Multiculturalism  — The presence of distinct cultural identities within a larger cultural group.


National debt — Total debt owed by the federal government. Each year's surplus or deficit is applied to the previous year's national debt to give the current amount.

National deficit — The excess of government spending over government revenues in a given year.

Negro — A member of the dark-skinned group of humans of African origin. Negro means 'black' in Spanish and Portuguese. This term is now usually considered offensive and has been replaced by 'Black' The term 'negro' is used in early Statistics Canada datasets.

Net value of products — The amount of income a business realizes after all expenses are paid.

Non-fatal casualties — Serious injuries.



Percentage of infant mortality — Number of infants that died before reaching 1 year of age per 100 live births.

Pay slip — A document providing details about a person's pay, hours worked, deductions, etc.

Payroll — The list of employees in a business.

Pension — Money people receive from governments or other institutions after they retire. People pay into pensions during their working years.

Per capita — For each person. For example, 'income per capita' is the average income per person in a given population.

Percentage of infant mortality — Number of infants dying before their first birthday per 100 live births.

Percentage of infant survival — Number of infants living past their first birthday per 100 live births.

Plot — Outline of the main events in a play, a film or tableaux.

Price of bond — Price at which a bond is bought, which may be lower than the face value.

Primary industry — Industry that harvests raw materials or natural resources; also known as a resource industry. Includes fishing, forestry and mining.

Productivity — The quantity of output (production) per unit of productive input, including units of land, labour and capital—e.g., output per worker, machine or hectare of land.

Profit or loss — Positive or negative amount left over after all costs have been met.

Progressive tax — A tax that is charged at a higher rate for higher incomes.



Radio telephone — Wireless telephone first used by ships. Messages went from ship to ship and from ship to shore.

Real income  — Income earned with inflation or price changes removed. An increase in real income represents an increase in purchasing power of the income.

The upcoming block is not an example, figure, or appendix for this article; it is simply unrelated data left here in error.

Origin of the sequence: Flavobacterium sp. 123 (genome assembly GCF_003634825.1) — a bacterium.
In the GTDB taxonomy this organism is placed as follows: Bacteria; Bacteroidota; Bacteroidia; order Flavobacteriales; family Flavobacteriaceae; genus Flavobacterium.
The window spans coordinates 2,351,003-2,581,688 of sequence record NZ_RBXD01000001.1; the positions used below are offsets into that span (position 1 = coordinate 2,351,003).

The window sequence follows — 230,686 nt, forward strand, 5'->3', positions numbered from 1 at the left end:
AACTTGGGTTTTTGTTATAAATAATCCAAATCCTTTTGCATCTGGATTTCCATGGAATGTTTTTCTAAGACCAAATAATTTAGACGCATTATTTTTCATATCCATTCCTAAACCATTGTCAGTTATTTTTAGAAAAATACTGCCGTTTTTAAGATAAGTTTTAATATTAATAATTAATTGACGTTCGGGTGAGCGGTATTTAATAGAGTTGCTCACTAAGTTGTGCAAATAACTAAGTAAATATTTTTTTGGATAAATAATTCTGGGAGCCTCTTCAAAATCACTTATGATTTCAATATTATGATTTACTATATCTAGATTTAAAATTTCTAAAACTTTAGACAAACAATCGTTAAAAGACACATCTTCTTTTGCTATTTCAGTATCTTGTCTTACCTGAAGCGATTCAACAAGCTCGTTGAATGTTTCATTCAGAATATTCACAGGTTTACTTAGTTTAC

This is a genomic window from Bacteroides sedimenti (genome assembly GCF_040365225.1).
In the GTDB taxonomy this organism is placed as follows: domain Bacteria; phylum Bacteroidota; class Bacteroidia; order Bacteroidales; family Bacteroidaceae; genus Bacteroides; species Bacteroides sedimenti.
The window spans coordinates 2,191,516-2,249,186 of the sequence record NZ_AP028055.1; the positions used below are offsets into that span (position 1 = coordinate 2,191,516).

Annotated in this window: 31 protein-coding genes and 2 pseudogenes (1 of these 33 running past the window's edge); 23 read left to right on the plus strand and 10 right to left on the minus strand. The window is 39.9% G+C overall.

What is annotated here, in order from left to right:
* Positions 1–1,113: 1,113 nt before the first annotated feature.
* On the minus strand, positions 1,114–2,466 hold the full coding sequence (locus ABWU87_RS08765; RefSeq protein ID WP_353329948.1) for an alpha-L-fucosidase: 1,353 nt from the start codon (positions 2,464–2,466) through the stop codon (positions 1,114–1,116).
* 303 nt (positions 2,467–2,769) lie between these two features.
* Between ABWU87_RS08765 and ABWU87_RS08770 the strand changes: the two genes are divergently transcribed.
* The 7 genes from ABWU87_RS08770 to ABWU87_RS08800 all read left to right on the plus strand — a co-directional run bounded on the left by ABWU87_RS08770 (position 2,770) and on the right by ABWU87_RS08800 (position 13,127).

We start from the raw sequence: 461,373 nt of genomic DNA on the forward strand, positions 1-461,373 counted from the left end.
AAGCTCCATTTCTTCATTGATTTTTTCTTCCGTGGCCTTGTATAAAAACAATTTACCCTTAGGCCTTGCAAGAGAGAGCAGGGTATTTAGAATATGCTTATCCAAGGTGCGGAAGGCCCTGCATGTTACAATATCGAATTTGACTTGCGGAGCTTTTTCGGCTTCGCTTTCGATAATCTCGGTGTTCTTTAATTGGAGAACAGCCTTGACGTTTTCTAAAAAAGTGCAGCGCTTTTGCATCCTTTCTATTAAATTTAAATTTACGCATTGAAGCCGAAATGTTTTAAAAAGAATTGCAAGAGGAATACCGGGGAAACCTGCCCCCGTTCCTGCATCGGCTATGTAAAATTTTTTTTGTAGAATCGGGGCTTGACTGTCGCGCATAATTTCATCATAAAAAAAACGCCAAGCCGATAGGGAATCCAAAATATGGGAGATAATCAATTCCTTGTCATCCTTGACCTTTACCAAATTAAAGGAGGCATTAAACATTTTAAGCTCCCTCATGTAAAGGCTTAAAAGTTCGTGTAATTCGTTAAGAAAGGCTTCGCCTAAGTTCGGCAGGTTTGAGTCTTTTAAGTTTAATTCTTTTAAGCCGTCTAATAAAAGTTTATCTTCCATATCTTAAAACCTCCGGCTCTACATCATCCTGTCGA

Regional disparities — Differences seen in different sections of the country in gross domestic product, per capita income and per capita productivity levels.

Religious affiliation — Connection to a particular religion, e.g., Hinduism; or to a particular religious group, e.g., Roman Catholic Christian or Sunni Muslim.

Retail trade — the sale of goods to the public.

Rural — Related to country life.


Salary — Employment income earned at a flat rate for a longer period of time (an amount per week, month or year).

Secondary industry — Industry that converts raw materials into finished industrial products; also known as a manufacturing or construction industry. Includes food processing and steel manufacturing companies.

Servicing the debt — Payments applied to the principal and interest on the debt.

Social — Relating to society or its organization.

Social safety net — A way to protect members of a society against difficulty or loss.

Standard of living — The quality and quantity of goods and services available and the way these services and goods are distributed within a population.

Survival — Living, staying alive.


Technological change — Change resulting from the application of inventions, innovations and more efficient organization of production.

Telegraph — A system that uses electrical signals for transmitting messages to a distant place or via wire using Morse code.

Telephone — Device for transmitting sound, especially speech, over a wire network.

Tertiary industry — Industry that provides services rather than products; also known as a service industry. Includes restaurants, schools and financial institutions.

Trans-Atlantic cable — An encased group of insulated wires for carrying Morse code messages across the Atlantic ocean.

Trend — A general tendency or pattern.


Urban — Related to life in cities or towns.

Urbanization — Process in which there is an increase in the percentage of people living and working in urban places.


Visible minority — A population group whose members are recognizably distinct from those of the population group that is in the majority.


Wages — The amount of money paid for work, usually calculated by the hour or week.

Wireless — Means of communicating through airwaves rather than wire.

Work week — Standard number of hours devoted to work.



Yield — Amount of a particular crop obtained from a hectare or acre of land.

Yield — Return on investment.